Our Reading Lives

A Mother Reads Cloud Atlas

Elizabeth Bastos

Staff Writer

Elizabeth Bastos has written for The New York Times, The Washington Post, and The Boston Globe, and writes at her blog 19th-Century Lady Naturalist. Follow her on Twitter: @elizabethbastos

cloud atlas paperbackThe joke among mothers my age with young kids is to ask, “Read any novels lately?” and then laugh like a hysteric. Who has the time? Between work, dinner, school, and soccer practice the best a literary mama is going to get is The New Yorker sticking unread out of the gym bag, into which it was stuffed aspirationally.

Why have a New Yorker subscription if not to show it off a little? Even an unread one signals that you are witty and abreast of current topics. Or rather, you would be if you weren’t so damn bedraggled.

Non-fiction is my genre now. Books from which I can learn something I can apply to the smoking ruin of my so-called “life.” So I find myself in a small paddock of the Dewey Decimal system at my local library. Self-Help. How-To. How To Parent An 8 Year Old Who Wants To Be A Cheetah. How To Get American Kids To Eat Like French Kids. How To Disguise A Hot Flash. You femmes d’un certain age know what I’m talking about. How To Unplug A Drain Stuffed With Twinkie-Winkies, the My L’il Pony miniatures my daughter, 6, collects. The section of desperation. A far cry from the well-lit downstairs section of Fiction, New. All glossy. The How-To and Self-Help books are always dog-eared and clawed-through.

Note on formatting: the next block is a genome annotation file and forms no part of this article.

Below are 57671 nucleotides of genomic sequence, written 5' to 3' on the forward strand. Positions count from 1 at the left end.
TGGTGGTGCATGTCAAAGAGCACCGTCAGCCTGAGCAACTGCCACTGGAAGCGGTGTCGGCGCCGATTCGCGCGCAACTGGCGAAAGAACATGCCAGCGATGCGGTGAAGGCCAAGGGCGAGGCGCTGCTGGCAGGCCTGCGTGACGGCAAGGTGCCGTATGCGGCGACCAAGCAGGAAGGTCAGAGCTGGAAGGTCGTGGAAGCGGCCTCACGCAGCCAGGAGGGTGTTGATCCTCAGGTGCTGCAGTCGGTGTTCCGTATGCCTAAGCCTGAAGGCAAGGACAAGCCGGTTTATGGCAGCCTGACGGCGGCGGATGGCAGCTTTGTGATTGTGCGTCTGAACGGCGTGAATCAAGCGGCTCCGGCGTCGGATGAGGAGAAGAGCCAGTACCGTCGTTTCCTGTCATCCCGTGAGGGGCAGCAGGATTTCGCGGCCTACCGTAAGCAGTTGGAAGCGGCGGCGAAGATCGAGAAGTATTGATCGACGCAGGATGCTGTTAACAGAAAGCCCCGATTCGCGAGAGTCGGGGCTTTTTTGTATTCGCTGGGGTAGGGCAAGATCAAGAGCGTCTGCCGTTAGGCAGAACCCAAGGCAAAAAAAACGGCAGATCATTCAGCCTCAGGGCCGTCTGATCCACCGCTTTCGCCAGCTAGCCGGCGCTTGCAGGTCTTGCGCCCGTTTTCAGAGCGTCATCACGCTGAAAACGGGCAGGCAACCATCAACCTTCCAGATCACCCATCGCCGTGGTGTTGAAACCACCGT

The last book of fiction I read was David Mitchell’s Cloud Atlas. The Sonmi sections only because, see above: Who has the time? Upstrata wombtank? Indeed. Amnesiads in my drink? Don’t mind if I do. The sentient fabricant Sonmi was a knife through butter of my modern American parent-consumer mind. I had to put it down and have a panic attack.

I shoved the book mightily through the Book Return. That’s what Fiction does, sometimes. It burns through your illusions. It knocks your socks off and the Soapsac right out of your hand.